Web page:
Fluoxetine Fluoxetine 1.0 Mg Breastfeeding
For most of the drugs advantages of taking medications overweighs the potential risks however some drugs could be really dangerous for breastfed baby hence every medication shall be considered separately. In this page we will discuss about purpose of Fluoxetine Fluoxetine 1.0 Mg and its risk associated with lactation. We will also discuss the usage of Fluoxetine Fluoxetine 1.0 Mg and some common side effects associated with Fluoxetine Fluoxetine 1.0 Mg.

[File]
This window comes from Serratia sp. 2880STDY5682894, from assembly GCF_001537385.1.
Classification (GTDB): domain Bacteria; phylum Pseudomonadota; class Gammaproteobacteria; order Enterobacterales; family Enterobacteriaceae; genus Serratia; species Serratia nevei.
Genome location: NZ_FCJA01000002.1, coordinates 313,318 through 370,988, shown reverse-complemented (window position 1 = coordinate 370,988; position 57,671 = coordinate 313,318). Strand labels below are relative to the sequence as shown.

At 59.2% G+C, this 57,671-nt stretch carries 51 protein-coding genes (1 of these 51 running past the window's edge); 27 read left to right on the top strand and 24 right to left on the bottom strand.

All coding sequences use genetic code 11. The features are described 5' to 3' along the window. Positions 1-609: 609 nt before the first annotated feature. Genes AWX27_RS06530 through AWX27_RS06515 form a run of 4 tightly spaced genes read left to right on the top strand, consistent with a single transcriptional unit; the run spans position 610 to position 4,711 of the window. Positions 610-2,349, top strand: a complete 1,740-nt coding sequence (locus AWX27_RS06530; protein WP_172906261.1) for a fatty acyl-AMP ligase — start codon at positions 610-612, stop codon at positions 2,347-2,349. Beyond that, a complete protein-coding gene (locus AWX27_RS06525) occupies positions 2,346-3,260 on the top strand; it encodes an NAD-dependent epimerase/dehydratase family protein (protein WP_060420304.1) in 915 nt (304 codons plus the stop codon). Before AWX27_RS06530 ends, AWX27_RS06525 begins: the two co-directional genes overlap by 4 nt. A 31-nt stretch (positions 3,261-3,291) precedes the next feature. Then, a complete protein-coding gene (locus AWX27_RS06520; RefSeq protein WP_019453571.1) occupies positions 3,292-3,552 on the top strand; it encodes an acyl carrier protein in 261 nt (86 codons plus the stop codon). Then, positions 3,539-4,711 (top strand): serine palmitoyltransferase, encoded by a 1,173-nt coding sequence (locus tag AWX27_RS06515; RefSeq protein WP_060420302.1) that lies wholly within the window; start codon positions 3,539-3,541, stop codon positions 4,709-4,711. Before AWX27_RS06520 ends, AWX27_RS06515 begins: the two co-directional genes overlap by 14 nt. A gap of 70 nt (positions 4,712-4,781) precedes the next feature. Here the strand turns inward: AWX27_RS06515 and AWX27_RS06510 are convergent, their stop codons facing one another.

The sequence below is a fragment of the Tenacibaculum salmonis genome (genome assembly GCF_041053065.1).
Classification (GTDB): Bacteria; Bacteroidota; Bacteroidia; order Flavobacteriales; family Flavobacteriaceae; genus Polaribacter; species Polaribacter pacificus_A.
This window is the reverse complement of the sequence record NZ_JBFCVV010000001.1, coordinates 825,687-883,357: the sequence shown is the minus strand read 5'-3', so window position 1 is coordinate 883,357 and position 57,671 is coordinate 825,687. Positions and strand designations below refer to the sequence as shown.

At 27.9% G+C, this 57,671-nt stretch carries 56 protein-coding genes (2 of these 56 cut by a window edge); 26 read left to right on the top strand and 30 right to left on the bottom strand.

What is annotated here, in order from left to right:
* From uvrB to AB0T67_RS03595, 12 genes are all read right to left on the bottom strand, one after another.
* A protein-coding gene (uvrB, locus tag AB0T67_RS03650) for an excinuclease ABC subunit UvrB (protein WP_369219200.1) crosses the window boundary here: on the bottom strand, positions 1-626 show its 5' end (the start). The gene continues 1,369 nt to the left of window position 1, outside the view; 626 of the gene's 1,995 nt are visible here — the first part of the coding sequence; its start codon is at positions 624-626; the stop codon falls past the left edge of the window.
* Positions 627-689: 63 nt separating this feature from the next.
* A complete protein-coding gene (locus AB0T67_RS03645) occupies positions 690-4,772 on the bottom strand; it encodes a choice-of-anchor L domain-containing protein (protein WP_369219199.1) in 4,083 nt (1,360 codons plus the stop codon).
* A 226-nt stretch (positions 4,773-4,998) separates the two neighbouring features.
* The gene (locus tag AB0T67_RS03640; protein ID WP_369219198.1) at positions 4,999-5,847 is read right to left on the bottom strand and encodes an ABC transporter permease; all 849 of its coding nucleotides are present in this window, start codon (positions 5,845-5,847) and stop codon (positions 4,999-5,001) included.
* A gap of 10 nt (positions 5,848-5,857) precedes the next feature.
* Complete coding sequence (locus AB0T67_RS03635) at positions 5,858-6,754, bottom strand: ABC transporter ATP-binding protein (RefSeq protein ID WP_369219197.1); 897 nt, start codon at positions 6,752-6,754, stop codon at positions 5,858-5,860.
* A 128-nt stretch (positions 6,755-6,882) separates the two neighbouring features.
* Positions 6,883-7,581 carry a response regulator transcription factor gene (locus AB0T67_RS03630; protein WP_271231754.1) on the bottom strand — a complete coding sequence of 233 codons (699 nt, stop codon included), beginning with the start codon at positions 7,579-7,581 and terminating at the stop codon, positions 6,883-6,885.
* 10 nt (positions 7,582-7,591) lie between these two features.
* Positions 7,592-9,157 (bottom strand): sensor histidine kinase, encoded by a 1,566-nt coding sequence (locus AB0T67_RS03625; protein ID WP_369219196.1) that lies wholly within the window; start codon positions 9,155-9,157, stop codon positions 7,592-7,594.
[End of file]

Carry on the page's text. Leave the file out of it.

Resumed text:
What is Fluoxetine Fluoxetine 1.0 Mg used for?